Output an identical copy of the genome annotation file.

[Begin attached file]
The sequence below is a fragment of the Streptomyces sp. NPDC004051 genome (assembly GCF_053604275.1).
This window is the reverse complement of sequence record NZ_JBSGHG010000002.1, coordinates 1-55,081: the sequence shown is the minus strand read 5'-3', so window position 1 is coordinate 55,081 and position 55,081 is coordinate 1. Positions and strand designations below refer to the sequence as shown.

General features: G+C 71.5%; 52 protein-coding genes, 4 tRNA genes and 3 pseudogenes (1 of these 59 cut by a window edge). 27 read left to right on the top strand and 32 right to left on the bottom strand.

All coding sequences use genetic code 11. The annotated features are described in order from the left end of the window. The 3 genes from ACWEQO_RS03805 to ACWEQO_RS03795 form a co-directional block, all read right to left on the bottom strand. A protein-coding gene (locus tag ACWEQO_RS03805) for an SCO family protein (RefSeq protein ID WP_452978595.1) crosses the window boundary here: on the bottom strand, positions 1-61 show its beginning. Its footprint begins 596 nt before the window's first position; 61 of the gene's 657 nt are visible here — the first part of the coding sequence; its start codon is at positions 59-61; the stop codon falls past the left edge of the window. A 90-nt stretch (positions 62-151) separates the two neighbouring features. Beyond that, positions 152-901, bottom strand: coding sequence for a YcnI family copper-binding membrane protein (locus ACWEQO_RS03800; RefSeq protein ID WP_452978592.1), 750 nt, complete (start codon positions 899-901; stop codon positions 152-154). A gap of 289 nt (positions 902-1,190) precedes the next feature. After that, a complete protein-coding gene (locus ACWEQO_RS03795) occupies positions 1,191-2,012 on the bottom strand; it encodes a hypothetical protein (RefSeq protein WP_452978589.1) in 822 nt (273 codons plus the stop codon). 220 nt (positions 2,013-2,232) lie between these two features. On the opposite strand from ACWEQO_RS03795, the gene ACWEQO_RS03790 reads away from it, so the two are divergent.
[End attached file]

The sequence below is a fragment of the Streptomyces sp. NPDC004051 genome (assembly GCF_053604275.1).
This window is the reverse complement of sequence record NZ_JBSGHG010000002.1, coordinates 1-55,081: the sequence shown is the minus strand read 5'-3', so window position 1 is coordinate 55,081 and position 55,081 is coordinate 1. Positions and strand designations below refer to the sequence as shown.

General features: G+C 71.5%; 52 protein-coding genes, 4 tRNA genes and 3 pseudogenes (1 of these 59 cut by a window edge). 27 read left to right on the top strand and 32 right to left on the bottom strand.

All coding sequences use genetic code 11. The annotated features are described in order from the left end of the window. The 3 genes from ACWEQO_RS03805 to ACWEQO_RS03795 form a co-directional block, all read right to left on the bottom strand. A protein-coding gene (locus tag ACWEQO_RS03805) for an SCO family protein (RefSeq protein ID WP_452978595.1) crosses the window boundary here: on the bottom strand, positions 1-61 show its beginning. Its footprint begins 596 nt before the window's first position; 61 of the gene's 657 nt are visible here — the first part of the coding sequence; its start codon is at positions 59-61; the stop codon falls past the left edge of the window. A 90-nt stretch (positions 62-151) separates the two neighbouring features. Beyond that, positions 152-901, bottom strand: coding sequence for a YcnI family copper-binding membrane protein (locus ACWEQO_RS03800; RefSeq protein ID WP_452978592.1), 750 nt, complete (start codon positions 899-901; stop codon positions 152-154). A gap of 289 nt (positions 902-1,190) precedes the next feature. After that, a complete protein-coding gene (locus ACWEQO_RS03795) occupies positions 1,191-2,012 on the bottom strand; it encodes a hypothetical protein (RefSeq protein WP_452978589.1) in 822 nt (273 codons plus the stop codon). 220 nt (positions 2,013-2,232) lie between these two features. On the opposite strand from ACWEQO_RS03795, the gene ACWEQO_RS03790 reads away from it, so the two are divergent.